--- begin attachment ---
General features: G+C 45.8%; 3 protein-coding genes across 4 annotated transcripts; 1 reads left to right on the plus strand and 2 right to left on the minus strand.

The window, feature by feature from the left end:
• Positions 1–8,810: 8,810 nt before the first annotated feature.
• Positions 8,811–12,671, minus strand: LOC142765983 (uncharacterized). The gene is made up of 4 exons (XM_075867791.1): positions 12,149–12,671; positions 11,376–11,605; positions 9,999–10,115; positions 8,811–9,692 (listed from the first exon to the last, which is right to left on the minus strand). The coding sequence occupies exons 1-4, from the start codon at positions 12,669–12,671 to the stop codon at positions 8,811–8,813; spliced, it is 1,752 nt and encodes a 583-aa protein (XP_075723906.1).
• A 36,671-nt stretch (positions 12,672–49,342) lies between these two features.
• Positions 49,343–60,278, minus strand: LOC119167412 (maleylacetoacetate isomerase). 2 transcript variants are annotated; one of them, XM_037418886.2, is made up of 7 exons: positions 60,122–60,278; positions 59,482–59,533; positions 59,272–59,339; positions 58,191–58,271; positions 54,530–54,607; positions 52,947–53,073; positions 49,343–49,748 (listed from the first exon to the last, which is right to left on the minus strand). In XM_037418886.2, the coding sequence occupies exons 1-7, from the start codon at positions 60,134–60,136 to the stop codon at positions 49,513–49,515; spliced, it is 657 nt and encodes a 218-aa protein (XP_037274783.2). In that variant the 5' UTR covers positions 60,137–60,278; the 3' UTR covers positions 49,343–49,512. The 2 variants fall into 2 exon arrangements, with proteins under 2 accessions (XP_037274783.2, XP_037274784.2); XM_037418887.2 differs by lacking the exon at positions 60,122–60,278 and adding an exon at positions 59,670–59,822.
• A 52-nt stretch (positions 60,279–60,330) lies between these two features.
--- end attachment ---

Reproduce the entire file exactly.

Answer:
General features: G+C 45.8%; 3 protein-coding genes across 4 annotated transcripts; 1 reads left to right on the plus strand and 2 right to left on the minus strand.

The window, feature by feature from the left end:
• Positions 1–8,810: 8,810 nt before the first annotated feature.
• Positions 8,811–12,671, minus strand: LOC142765983 (uncharacterized). The gene is made up of 4 exons (XM_075867791.1): positions 12,149–12,671; positions 11,376–11,605; positions 9,999–10,115; positions 8,811–9,692 (listed from the first exon to the last, which is right to left on the minus strand). The coding sequence occupies exons 1-4, from the start codon at positions 12,669–12,671 to the stop codon at positions 8,811–8,813; spliced, it is 1,752 nt and encodes a 583-aa protein (XP_075723906.1).
• A 36,671-nt stretch (positions 12,672–49,342) lies between these two features.
• Positions 49,343–60,278, minus strand: LOC119167412 (maleylacetoacetate isomerase). 2 transcript variants are annotated; one of them, XM_037418886.2, is made up of 7 exons: positions 60,122–60,278; positions 59,482–59,533; positions 59,272–59,339; positions 58,191–58,271; positions 54,530–54,607; positions 52,947–53,073; positions 49,343–49,748 (listed from the first exon to the last, which is right to left on the minus strand). In XM_037418886.2, the coding sequence occupies exons 1-7, from the start codon at positions 60,134–60,136 to the stop codon at positions 49,513–49,515; spliced, it is 657 nt and encodes a 218-aa protein (XP_037274783.2). In that variant the 5' UTR covers positions 60,137–60,278; the 3' UTR covers positions 49,343–49,512. The 2 variants fall into 2 exon arrangements, with proteins under 2 accessions (XP_037274783.2, XP_037274784.2); XM_037418887.2 differs by lacking the exon at positions 60,122–60,278 and adding an exon at positions 59,670–59,822.
• A 52-nt stretch (positions 60,279–60,330) lies between these two features.